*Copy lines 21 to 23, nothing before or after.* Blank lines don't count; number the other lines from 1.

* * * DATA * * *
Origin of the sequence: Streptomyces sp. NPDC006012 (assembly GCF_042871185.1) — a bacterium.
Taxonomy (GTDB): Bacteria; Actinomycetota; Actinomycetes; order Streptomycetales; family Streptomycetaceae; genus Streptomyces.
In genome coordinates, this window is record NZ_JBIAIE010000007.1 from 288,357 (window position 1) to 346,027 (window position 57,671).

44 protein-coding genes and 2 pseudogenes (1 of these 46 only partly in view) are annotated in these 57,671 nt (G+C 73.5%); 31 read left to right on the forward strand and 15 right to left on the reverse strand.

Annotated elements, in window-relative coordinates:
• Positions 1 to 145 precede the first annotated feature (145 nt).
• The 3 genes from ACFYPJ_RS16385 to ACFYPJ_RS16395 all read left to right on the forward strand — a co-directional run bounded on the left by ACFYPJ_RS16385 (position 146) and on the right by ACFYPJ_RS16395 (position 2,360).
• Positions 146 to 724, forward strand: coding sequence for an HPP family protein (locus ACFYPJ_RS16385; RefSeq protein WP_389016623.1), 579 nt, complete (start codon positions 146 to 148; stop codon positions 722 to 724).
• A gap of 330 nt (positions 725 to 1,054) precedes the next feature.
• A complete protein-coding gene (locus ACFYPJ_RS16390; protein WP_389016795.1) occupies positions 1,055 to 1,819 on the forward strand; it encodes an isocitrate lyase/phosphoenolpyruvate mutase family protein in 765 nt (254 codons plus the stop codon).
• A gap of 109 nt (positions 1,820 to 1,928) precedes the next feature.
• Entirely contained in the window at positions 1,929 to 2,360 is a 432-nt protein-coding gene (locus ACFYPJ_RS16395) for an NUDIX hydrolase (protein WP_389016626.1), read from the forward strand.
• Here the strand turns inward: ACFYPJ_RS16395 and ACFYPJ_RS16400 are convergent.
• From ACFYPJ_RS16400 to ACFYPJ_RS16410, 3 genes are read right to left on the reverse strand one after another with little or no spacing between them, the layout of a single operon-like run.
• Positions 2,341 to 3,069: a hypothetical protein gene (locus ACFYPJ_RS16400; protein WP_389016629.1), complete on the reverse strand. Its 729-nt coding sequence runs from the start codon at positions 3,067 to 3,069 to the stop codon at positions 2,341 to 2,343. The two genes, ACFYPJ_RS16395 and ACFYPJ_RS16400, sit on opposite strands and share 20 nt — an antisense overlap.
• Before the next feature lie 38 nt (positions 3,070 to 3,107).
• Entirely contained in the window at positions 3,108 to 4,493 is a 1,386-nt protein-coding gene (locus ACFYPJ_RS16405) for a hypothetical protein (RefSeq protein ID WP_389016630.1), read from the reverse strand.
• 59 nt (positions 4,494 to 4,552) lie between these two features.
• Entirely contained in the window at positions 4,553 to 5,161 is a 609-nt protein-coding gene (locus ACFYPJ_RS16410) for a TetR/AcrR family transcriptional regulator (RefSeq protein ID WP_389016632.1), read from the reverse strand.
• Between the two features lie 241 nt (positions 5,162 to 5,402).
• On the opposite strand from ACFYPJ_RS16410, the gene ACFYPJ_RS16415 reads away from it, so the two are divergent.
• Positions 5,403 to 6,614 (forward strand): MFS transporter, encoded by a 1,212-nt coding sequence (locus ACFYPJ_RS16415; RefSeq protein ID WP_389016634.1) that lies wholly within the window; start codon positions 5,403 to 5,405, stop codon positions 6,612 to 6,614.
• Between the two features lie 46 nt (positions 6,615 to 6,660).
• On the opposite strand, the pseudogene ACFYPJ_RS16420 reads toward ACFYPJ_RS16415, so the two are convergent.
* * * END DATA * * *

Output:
• On the opposite strand from ACFYPJ_RS16410, the gene ACFYPJ_RS16415 reads away from it, so the two are divergent.
• Positions 5,403 to 6,614 (forward strand): MFS transporter, encoded by a 1,212-nt coding sequence (locus ACFYPJ_RS16415; RefSeq protein ID WP_389016634.1) that lies wholly within the window; start codon positions 5,403 to 5,405, stop codon positions 6,612 to 6,614.
• Between the two features lie 46 nt (positions 6,615 to 6,660).